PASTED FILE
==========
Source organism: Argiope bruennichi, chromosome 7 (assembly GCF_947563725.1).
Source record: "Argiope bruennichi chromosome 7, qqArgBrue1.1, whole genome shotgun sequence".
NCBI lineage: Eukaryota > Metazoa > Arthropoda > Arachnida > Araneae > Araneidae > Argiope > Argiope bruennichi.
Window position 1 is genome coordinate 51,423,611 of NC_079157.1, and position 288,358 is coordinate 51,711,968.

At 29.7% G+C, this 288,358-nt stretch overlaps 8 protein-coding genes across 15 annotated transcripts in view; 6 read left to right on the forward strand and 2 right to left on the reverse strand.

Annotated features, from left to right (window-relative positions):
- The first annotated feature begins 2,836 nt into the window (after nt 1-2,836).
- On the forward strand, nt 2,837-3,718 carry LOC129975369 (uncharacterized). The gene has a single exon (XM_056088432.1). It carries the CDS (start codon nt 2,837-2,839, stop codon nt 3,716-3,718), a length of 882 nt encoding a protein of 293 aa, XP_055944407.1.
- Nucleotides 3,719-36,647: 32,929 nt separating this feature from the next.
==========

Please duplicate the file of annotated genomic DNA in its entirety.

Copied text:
Source organism: Argiope bruennichi, chromosome 7 (assembly GCF_947563725.1).
Source record: "Argiope bruennichi chromosome 7, qqArgBrue1.1, whole genome shotgun sequence".
NCBI lineage: Eukaryota > Metazoa > Arthropoda > Arachnida > Araneae > Araneidae > Argiope > Argiope bruennichi.
Window position 1 is genome coordinate 51,423,611 of NC_079157.1, and position 288,358 is coordinate 51,711,968.

At 29.7% G+C, this 288,358-nt stretch overlaps 8 protein-coding genes across 15 annotated transcripts in view; 6 read left to right on the forward strand and 2 right to left on the reverse strand.

Annotated features, from left to right (window-relative positions):
- The first annotated feature begins 2,836 nt into the window (after nt 1-2,836).
- On the forward strand, nt 2,837-3,718 carry LOC129975369 (uncharacterized). The gene has a single exon (XM_056088432.1). It carries the CDS (start codon nt 2,837-2,839, stop codon nt 3,716-3,718), a length of 882 nt encoding a protein of 293 aa, XP_055944407.1.
- Nucleotides 3,719-36,647: 32,929 nt separating this feature from the next.